In the August 2012, in our feature titled “The Evolution of Infusion,” CT reported incorrect cure temperature data for NASA’s phenylethynyl terminated imide (PETI) resins. This material cures not at “300°F to 375°F/148°C to 190°C,” as reported on p. 29, but in a much higher range (630°F to 700°F/332°C to 371°C).
In the same article, CT incorrectly labeled a photo on p. 32. The caption omitted the name of the molder, Carbon Fiber Composites, leaving the impression that the part on display was the first ever infused via the double-bag infusion technique developed by Russ Emanis (Dexell Composites, Keller, Texas). That is not the case. The image is shown at left, with a corrected caption.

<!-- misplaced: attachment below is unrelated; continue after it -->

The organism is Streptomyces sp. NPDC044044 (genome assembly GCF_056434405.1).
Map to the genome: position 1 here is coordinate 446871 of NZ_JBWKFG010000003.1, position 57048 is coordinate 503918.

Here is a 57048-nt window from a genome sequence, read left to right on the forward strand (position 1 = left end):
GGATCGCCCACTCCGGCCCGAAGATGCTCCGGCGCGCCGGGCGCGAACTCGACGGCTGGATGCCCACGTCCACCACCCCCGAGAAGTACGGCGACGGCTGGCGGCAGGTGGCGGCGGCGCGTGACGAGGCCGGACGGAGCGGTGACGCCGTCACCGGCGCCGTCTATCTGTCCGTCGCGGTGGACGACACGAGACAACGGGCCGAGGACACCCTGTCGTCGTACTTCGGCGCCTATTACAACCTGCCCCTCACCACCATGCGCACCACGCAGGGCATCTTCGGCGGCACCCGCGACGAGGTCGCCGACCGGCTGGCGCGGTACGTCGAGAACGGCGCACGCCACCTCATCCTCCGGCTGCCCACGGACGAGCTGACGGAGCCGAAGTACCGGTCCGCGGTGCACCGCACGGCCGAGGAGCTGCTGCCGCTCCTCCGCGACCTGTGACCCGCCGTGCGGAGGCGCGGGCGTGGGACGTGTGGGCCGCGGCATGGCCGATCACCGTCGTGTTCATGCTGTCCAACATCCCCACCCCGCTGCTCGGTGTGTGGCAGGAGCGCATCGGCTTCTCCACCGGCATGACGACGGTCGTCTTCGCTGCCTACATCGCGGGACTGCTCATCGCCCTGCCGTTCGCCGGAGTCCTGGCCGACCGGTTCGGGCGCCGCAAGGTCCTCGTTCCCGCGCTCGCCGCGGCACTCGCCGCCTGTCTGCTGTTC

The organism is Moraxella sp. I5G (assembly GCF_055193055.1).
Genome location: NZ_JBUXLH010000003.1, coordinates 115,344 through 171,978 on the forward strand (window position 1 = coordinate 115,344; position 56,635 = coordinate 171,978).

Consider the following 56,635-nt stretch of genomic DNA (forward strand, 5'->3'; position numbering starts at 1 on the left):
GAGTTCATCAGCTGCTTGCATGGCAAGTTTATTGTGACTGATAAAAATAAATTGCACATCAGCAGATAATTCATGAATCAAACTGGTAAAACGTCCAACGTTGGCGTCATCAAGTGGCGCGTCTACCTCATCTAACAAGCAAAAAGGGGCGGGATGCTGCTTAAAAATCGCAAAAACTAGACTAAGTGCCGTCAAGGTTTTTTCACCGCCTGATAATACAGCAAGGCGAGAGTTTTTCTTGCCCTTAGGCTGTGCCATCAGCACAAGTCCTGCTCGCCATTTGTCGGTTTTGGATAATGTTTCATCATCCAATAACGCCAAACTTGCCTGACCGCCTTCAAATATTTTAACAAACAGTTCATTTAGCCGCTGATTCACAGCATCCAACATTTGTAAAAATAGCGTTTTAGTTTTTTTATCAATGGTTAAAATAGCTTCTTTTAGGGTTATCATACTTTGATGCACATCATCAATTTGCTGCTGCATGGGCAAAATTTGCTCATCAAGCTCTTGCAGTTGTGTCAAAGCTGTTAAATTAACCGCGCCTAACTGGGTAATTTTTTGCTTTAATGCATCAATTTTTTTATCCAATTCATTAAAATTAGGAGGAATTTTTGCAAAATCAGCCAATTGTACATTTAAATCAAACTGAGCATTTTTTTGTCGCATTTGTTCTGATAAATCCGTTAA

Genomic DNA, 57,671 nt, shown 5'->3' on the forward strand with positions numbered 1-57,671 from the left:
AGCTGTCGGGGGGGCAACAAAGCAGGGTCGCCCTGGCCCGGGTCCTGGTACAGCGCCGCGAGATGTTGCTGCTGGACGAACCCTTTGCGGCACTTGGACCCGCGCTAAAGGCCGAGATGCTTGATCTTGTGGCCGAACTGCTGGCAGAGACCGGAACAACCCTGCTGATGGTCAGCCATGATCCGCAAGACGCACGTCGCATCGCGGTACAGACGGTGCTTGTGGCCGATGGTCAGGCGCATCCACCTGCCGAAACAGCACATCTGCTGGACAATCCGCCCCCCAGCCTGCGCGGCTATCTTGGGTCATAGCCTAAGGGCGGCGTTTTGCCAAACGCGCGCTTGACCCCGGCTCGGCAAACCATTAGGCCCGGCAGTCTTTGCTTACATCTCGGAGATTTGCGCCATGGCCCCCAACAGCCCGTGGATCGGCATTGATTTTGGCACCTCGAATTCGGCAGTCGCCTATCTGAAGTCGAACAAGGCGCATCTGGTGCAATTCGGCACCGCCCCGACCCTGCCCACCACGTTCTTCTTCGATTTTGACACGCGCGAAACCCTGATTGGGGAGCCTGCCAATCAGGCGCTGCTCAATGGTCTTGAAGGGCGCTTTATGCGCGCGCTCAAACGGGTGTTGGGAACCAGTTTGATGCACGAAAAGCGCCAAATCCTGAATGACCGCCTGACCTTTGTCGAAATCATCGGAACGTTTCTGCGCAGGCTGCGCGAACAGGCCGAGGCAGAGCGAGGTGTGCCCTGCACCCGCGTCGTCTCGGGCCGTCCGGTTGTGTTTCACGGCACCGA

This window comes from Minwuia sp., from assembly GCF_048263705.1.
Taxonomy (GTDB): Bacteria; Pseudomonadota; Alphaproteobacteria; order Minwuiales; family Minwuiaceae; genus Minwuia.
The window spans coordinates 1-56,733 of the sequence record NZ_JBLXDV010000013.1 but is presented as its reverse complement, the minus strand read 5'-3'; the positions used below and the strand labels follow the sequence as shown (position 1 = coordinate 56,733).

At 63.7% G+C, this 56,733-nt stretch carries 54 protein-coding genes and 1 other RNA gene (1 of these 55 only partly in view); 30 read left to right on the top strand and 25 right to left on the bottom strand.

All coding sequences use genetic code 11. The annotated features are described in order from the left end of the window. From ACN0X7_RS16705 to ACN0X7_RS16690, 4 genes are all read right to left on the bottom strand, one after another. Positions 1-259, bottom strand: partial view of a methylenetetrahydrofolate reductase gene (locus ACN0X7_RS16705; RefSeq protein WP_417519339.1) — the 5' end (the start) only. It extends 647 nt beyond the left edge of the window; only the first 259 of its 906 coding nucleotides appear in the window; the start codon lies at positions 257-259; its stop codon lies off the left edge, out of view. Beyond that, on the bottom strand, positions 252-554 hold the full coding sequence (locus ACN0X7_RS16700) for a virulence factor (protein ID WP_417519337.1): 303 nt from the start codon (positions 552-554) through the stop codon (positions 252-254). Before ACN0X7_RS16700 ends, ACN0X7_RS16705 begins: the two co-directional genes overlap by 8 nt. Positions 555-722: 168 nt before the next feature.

And in a sidebar on p. 31, titled “Backgrounder: Proxima pDCPD,” CT reported outdated plant capacity figures for Materia’s (Pasadena, Calif.) Proxima polydicyclopentodiene resin. As of July 2012, Materia’s capacity in Huntsville, Texas, was not “2,000 metric tonnes (4.4 million lb) from a single pilot plant,” but had reached 15 million to 20 million lb (6,800 to 9,070 metric tonnes). Materia plans to increase capacity to as much as 50 million lb (22,679 metric tonnes) by the end of 2013. CT regrets the errors.